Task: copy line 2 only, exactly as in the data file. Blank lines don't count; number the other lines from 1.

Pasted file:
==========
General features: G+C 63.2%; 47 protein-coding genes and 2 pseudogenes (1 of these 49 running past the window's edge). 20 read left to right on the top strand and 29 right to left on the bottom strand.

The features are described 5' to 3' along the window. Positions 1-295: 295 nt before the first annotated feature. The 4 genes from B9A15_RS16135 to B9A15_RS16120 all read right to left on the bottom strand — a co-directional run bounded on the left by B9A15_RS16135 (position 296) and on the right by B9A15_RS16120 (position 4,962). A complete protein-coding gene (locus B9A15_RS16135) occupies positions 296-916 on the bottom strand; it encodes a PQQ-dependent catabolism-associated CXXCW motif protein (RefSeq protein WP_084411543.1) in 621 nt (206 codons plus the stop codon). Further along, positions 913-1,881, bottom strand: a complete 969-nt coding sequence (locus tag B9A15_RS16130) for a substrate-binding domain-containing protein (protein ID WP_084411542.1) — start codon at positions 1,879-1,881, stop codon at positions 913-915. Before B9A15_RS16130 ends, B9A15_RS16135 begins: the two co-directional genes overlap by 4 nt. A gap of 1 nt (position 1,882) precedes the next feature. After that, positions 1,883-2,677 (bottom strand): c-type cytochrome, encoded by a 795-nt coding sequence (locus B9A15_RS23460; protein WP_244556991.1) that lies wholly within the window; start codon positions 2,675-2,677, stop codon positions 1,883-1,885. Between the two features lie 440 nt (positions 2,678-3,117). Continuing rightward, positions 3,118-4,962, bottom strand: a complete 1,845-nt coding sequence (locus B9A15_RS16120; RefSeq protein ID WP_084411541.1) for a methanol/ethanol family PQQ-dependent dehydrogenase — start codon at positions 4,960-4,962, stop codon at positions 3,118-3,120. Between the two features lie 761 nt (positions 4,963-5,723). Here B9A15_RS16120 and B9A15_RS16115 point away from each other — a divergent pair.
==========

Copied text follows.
The features are described 5' to 3' along the window. Positions 1-295: 295 nt before the first annotated feature. The 4 genes from B9A15_RS16135 to B9A15_RS16120 all read right to left on the bottom strand — a co-directional run bounded on the left by B9A15_RS16135 (position 296) and on the right by B9A15_RS16120 (position 4,962). A complete protein-coding gene (locus B9A15_RS16135) occupies positions 296-916 on the bottom strand; it encodes a PQQ-dependent catabolism-associated CXXCW motif protein (RefSeq protein WP_084411543.1) in 621 nt (206 codons plus the stop codon). Further along, positions 913-1,881, bottom strand: a complete 969-nt coding sequence (locus tag B9A15_RS16130) for a substrate-binding domain-containing protein (protein ID WP_084411542.1) — start codon at positions 1,879-1,881, stop codon at positions 913-915. Before B9A15_RS16130 ends, B9A15_RS16135 begins: the two co-directional genes overlap by 4 nt. A gap of 1 nt (position 1,882) precedes the next feature. After that, positions 1,883-2,677 (bottom strand): c-type cytochrome, encoded by a 795-nt coding sequence (locus B9A15_RS23460; protein WP_244556991.1) that lies wholly within the window; start codon positions 2,675-2,677, stop codon positions 1,883-1,885. Between the two features lie 440 nt (positions 2,678-3,117). Continuing rightward, positions 3,118-4,962, bottom strand: a complete 1,845-nt coding sequence (locus B9A15_RS16120; RefSeq protein ID WP_084411541.1) for a methanol/ethanol family PQQ-dependent dehydrogenase — start codon at positions 4,960-4,962, stop codon at positions 3,118-3,120. Between the two features lie 761 nt (positions 4,963-5,723). Here B9A15_RS16120 and B9A15_RS16115 point away from each other — a divergent pair.